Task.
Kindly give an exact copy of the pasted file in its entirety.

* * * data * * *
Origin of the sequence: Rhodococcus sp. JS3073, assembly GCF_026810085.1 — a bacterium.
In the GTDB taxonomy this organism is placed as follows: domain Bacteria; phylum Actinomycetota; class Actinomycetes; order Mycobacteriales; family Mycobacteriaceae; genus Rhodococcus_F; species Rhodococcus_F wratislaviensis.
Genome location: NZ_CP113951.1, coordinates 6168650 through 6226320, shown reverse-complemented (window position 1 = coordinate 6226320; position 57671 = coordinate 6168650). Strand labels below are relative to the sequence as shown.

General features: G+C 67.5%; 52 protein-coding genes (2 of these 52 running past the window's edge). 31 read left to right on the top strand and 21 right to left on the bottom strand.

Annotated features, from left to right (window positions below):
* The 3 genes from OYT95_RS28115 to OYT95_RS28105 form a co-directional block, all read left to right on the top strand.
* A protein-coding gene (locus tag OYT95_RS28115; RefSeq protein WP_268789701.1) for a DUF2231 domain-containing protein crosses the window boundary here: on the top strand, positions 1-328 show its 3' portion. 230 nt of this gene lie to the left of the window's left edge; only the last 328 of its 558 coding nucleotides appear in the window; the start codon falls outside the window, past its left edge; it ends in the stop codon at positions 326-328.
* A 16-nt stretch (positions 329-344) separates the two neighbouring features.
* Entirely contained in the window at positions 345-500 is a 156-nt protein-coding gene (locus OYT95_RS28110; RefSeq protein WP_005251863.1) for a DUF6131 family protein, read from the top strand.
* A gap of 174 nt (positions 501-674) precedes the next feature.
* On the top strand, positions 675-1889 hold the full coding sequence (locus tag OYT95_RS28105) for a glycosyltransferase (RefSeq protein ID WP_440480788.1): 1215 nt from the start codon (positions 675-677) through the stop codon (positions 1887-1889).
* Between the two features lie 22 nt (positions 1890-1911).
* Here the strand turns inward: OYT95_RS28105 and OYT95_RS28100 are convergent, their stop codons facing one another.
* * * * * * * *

Origin of the sequence: Rhodococcus sp. JS3073, assembly GCF_026810085.1 — a bacterium.
In the GTDB taxonomy this organism is placed as follows: domain Bacteria; phylum Actinomycetota; class Actinomycetes; order Mycobacteriales; family Mycobacteriaceae; genus Rhodococcus_F; species Rhodococcus_F wratislaviensis.
Genome location: NZ_CP113951.1, coordinates 6168650 through 6226320, shown reverse-complemented (window position 1 = coordinate 6226320; position 57671 = coordinate 6168650). Strand labels below are relative to the sequence as shown.

General features: G+C 67.5%; 52 protein-coding genes (2 of these 52 running past the window's edge). 31 read left to right on the top strand and 21 right to left on the bottom strand.

Annotated features, from left to right (window positions below):
* The 3 genes from OYT95_RS28115 to OYT95_RS28105 form a co-directional block, all read left to right on the top strand.
* A protein-coding gene (locus tag OYT95_RS28115; RefSeq protein WP_268789701.1) for a DUF2231 domain-containing protein crosses the window boundary here: on the top strand, positions 1-328 show its 3' portion. 230 nt of this gene lie to the left of the window's left edge; only the last 328 of its 558 coding nucleotides appear in the window; the start codon falls outside the window, past its left edge; it ends in the stop codon at positions 326-328.
* A 16-nt stretch (positions 329-344) separates the two neighbouring features.
* Entirely contained in the window at positions 345-500 is a 156-nt protein-coding gene (locus OYT95_RS28110; RefSeq protein WP_005251863.1) for a DUF6131 family protein, read from the top strand.
* A gap of 174 nt (positions 501-674) precedes the next feature.
* On the top strand, positions 675-1889 hold the full coding sequence (locus tag OYT95_RS28105) for a glycosyltransferase (RefSeq protein ID WP_440480788.1): 1215 nt from the start codon (positions 675-677) through the stop codon (positions 1887-1889).
* Between the two features lie 22 nt (positions 1890-1911).
* Here the strand turns inward: OYT95_RS28105 and OYT95_RS28100 are convergent, their stop codons facing one another.